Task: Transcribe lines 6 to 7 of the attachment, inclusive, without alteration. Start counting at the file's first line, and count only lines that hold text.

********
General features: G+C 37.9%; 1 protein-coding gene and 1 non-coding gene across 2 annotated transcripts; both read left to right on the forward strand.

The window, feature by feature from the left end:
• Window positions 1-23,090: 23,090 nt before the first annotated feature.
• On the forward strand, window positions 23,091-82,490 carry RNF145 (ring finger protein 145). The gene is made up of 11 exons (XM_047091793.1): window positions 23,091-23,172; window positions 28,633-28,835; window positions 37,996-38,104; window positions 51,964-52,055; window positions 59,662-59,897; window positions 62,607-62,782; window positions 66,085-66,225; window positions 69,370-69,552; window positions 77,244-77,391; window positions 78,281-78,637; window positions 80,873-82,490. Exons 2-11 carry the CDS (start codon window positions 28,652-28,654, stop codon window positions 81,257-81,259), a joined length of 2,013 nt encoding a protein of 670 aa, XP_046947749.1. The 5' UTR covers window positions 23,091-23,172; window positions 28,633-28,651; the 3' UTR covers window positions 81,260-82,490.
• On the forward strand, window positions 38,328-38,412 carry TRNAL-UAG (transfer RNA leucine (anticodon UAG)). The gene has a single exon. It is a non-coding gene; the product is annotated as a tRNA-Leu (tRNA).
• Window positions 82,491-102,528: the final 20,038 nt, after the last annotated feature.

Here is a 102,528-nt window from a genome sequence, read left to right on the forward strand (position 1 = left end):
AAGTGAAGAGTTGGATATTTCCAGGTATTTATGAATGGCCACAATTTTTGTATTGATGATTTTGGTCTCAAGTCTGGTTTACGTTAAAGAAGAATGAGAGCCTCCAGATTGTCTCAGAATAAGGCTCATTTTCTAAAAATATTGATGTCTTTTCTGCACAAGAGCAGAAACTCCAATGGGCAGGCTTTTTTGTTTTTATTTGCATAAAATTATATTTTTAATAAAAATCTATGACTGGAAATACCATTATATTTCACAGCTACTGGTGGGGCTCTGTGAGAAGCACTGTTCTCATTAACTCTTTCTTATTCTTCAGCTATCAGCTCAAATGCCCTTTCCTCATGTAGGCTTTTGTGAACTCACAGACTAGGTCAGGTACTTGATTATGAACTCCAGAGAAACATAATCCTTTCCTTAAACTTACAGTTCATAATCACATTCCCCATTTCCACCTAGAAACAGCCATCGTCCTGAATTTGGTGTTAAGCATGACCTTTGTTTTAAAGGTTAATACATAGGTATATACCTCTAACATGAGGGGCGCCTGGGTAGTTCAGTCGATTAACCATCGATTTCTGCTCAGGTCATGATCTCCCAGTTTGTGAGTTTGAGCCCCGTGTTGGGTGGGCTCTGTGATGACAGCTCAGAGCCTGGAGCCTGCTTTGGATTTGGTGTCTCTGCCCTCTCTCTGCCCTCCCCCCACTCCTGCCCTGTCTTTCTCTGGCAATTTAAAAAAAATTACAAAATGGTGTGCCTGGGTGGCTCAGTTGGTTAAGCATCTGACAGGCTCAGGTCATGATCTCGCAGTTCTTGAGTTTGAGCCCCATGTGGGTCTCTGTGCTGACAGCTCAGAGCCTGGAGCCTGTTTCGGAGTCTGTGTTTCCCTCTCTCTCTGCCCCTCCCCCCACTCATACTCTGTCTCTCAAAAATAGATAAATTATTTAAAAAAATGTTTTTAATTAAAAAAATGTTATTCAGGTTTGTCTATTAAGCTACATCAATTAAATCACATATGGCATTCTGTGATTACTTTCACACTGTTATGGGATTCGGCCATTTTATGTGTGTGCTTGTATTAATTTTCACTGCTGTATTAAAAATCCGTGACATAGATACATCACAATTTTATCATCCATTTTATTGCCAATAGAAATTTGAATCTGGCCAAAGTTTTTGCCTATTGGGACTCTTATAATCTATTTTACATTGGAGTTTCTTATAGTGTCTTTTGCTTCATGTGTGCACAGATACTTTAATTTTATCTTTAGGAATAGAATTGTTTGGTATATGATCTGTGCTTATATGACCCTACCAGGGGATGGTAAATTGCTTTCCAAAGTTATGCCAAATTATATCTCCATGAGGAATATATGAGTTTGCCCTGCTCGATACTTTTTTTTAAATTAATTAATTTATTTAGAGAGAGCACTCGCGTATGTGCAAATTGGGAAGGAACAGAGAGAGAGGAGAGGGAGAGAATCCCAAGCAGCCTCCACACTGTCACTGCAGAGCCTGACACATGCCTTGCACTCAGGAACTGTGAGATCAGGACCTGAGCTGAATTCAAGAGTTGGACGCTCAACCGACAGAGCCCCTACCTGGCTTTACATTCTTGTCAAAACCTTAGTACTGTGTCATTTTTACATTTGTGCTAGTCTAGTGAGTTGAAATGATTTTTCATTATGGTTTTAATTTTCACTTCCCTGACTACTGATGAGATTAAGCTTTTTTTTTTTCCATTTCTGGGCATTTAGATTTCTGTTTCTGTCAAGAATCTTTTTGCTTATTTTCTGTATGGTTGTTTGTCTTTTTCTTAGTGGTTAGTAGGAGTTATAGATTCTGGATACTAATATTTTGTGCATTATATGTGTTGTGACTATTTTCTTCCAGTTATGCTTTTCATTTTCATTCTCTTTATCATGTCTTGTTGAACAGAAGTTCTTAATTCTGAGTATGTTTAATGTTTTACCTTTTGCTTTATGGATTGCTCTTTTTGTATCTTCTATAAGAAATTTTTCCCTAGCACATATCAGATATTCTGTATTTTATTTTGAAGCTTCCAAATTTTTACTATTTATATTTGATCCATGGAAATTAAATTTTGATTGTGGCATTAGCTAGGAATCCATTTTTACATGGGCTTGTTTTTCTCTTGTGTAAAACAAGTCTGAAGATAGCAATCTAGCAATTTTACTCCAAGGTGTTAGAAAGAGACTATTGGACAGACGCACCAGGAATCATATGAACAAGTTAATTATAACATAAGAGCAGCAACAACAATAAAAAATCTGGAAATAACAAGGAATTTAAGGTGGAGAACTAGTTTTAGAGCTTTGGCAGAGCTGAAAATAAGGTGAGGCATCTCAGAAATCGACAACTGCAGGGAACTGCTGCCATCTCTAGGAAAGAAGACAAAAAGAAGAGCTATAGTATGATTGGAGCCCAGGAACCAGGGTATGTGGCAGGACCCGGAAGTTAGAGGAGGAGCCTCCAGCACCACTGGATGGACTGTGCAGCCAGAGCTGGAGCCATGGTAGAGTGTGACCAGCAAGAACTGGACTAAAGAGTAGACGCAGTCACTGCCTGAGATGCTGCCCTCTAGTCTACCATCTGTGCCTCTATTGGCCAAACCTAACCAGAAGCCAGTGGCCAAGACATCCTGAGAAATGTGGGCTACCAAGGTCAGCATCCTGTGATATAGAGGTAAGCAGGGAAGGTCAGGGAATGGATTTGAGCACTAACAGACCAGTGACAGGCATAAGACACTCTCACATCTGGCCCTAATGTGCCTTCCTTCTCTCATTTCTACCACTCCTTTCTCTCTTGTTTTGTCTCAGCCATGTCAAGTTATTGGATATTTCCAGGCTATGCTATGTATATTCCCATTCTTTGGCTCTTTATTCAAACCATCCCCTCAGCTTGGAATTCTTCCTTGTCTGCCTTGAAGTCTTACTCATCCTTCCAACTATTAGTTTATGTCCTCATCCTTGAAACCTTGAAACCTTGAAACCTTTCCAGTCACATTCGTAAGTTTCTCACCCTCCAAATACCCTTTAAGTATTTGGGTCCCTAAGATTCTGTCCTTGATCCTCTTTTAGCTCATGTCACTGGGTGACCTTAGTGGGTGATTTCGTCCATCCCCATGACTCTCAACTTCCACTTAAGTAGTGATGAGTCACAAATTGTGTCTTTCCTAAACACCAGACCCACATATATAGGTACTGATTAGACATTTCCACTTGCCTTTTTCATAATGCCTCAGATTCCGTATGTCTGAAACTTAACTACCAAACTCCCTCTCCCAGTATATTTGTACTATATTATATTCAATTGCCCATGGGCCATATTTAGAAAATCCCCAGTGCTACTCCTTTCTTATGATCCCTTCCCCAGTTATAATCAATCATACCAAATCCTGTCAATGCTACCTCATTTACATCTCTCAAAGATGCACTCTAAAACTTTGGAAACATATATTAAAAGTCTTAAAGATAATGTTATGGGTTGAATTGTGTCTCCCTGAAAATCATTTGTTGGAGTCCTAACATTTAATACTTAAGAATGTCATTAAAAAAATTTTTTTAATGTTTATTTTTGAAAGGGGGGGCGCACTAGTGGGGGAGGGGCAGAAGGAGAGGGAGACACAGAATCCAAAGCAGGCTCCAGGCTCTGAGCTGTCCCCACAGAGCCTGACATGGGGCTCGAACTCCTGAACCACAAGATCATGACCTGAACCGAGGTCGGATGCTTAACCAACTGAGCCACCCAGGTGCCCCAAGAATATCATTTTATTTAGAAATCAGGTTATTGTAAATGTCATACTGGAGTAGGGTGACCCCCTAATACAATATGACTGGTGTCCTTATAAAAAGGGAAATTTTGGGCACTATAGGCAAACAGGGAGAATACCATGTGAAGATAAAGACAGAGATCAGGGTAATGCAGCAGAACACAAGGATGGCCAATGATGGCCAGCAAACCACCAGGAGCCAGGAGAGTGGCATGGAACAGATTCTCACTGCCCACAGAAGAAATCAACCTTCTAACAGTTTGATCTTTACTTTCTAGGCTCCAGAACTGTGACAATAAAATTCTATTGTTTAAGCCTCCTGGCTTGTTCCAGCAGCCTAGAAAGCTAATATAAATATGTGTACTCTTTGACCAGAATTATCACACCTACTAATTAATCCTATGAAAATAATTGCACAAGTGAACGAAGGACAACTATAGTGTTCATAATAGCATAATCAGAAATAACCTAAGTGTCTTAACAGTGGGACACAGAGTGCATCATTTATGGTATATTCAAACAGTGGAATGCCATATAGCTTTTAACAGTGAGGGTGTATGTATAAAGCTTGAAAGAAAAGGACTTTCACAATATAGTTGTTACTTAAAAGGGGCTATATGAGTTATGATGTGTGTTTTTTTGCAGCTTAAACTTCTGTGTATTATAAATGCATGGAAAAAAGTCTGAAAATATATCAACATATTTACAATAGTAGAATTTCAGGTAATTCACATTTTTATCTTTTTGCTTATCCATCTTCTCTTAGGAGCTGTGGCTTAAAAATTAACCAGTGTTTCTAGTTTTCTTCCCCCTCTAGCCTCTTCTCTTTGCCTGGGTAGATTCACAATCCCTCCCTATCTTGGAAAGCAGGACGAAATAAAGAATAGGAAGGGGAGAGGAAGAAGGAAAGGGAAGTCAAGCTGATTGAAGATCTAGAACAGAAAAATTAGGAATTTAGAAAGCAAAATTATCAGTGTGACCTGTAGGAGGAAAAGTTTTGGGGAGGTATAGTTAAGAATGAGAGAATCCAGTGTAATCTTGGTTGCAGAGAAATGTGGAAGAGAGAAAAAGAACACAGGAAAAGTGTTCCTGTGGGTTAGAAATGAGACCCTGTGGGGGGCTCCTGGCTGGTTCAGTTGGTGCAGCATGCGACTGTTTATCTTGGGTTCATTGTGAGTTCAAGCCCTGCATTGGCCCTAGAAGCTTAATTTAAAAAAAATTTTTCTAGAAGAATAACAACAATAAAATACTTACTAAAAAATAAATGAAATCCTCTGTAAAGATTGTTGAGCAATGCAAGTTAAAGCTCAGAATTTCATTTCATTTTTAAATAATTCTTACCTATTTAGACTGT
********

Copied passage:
• Window positions 82,491-102,528: the final 20,038 nt, after the last annotated feature.

Here is a 102,528-nt window from a genome sequence, read left to right on the forward strand (position 1 = left end):